We arrived today to a sunny, clear day with temperatures a little higher than the previous days of camp. With all the sun, it got much warmer throughout the morning.
Those campers who arrived early spent some time drawing in their journals.
Day 4 of Nature Camp is Signs of Animals Day. Naturalists develop keen eyes for signs of animals, which are often much easier to find than the animals themselves. Naturalists also maintain their skills in collecting data so they can research what they saw when they return to their lab, office, or home, and possibly identify the creatures that left the signs.
The first activity of the day was CSI (Critter Scene Investigation). On all of the overlooks on the Refuge and at the EE Shelter there are animal tracks that have been pressed into the concrete. The tracks were laid down by biologists using real animal prints collected in the wild. The stride of the animal is accurate, as is the way each animal moves. The tracks were placed to tell stories about the animal interactions at these sites. Today, we asked the campers to sketch tracks at the site they visited in their journal and collect whatever data they can while in the field. Ask your camper where they went to collect data.
When the campers finished gathering data, they returned to the EE Shelter to look through cards describing animals that have been seen on the Refuge. Included in the set of cards was data for the specific animals at the site they visited. We also had pelts of many of the animals spread out for the campers to see.
What animals did your camper determine were at the site that they visited? Did the camper and their team propose a story of the possible interaction among the animals at the site?
The second activity for the day deals with a different animal sign - Owl Pellets. Owls have a very special digestive system. Because they don't have teeth, they can't chew their food before swallowing it. The rodents, shrews, moles and birds that owls kill are swallowed whole. The parts that can't be digested: fur, bones, teeth, claws, etc. are left in the owl after the meat and digestible parts are gone. The owl regurgitates the indigestible parts as a pellet.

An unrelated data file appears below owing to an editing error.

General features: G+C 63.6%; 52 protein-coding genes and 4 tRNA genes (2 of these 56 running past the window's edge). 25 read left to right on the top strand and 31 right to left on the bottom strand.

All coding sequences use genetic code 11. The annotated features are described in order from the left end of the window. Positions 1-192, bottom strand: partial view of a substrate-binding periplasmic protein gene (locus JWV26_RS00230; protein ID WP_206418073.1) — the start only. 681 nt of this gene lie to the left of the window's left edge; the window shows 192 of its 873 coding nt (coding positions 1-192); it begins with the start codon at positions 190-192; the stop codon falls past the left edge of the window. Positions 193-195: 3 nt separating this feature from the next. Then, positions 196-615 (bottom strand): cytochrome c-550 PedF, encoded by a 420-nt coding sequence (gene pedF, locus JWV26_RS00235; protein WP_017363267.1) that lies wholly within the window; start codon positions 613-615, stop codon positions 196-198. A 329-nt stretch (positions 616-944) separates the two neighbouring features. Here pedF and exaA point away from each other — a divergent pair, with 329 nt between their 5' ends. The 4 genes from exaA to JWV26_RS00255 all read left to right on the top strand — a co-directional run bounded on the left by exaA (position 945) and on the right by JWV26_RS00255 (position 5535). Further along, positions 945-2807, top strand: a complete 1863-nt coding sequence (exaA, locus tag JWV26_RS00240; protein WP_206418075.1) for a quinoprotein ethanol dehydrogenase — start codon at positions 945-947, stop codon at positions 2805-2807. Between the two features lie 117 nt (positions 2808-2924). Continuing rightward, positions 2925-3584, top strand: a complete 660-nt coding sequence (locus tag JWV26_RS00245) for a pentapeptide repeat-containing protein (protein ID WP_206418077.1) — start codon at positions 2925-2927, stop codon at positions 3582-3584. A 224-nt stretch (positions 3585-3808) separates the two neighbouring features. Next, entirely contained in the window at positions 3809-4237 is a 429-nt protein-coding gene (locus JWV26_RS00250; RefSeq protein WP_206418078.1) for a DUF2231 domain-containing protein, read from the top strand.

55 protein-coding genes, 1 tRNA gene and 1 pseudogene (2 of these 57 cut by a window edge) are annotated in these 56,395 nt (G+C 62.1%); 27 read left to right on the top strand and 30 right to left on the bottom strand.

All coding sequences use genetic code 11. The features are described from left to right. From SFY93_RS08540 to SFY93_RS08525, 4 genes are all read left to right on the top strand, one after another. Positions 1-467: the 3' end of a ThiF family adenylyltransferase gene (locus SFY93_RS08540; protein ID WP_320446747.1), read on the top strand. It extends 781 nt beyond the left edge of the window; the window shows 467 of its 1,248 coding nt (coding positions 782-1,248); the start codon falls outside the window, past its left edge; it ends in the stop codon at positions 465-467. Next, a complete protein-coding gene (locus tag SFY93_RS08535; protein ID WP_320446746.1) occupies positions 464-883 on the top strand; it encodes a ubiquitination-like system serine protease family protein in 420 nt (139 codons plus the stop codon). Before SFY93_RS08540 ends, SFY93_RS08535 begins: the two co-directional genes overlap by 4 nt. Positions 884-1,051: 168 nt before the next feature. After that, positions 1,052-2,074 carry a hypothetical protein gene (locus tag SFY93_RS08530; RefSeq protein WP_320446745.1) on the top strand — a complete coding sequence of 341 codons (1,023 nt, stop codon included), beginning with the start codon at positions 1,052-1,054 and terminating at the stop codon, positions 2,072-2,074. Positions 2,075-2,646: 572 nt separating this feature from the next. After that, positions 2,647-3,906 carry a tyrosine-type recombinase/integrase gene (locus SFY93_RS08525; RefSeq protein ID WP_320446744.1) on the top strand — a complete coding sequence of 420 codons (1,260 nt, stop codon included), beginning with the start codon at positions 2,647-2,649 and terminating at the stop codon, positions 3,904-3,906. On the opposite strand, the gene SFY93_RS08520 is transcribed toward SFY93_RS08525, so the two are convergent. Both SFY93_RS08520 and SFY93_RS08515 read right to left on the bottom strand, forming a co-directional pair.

We purchase owl pellets from a scientific materials company that collects them and sanitizes them. They're safe to handle.
Here, Naturalist Robin Harrower explains to the campers how owls eat and how to dissect their owl pellet and sort the contents. The camper then can determine what the owl ate.
Here is a pellet wrapped in foil, and the pellet unwrapped...
The campers use tweezers, toothpicks, and wooden skewers to tease the bones from the pellet.
Here Naturalist Tim Wood helps a few campers identify what's in their pellets.
Ask your camper what they thought of the exercise and what animal(s) were in their pellet.
At the end of the day, we asked the campers to report back to the group their thoughts of the day. Maddi reported for the Chickadees, Emily for the Beavers, and Amaris, Samara and Sophia for the Owls. All of the teams enjoyed both activities. Would you have predicted that your camper would dive right in and actually enjoy dissecting a clump of material that a bird upchucked? If you have a cat, you may want to let your kids know that hairballs probably don't have bones of little critters inside.
After washing their hands, the campers and staff enjoyed a snack of sun baked cobbler. Thanks, Charlie and Ginny!